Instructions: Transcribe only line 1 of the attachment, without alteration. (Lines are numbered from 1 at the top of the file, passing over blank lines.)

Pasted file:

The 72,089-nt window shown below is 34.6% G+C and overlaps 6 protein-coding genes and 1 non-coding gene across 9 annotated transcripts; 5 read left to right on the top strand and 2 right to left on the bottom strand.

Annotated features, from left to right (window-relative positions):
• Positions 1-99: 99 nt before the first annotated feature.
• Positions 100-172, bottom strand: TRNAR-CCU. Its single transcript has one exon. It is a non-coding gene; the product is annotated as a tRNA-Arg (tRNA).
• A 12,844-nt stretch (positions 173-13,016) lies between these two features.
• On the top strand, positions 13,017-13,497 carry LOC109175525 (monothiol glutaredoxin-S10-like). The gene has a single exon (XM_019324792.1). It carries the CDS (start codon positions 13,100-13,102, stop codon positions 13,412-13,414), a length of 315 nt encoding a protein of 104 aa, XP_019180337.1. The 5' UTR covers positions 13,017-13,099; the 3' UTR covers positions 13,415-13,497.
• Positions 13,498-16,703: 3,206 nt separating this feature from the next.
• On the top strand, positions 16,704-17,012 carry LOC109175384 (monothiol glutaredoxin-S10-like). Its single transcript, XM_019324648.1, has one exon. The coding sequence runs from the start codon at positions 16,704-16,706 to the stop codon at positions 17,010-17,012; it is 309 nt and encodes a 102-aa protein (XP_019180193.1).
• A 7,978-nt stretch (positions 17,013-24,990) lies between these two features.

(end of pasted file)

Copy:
The 72,089-nt window shown below is 34.6% G+C and overlaps 6 protein-coding genes and 1 non-coding gene across 9 annotated transcripts; 5 read left to right on the top strand and 2 right to left on the bottom strand.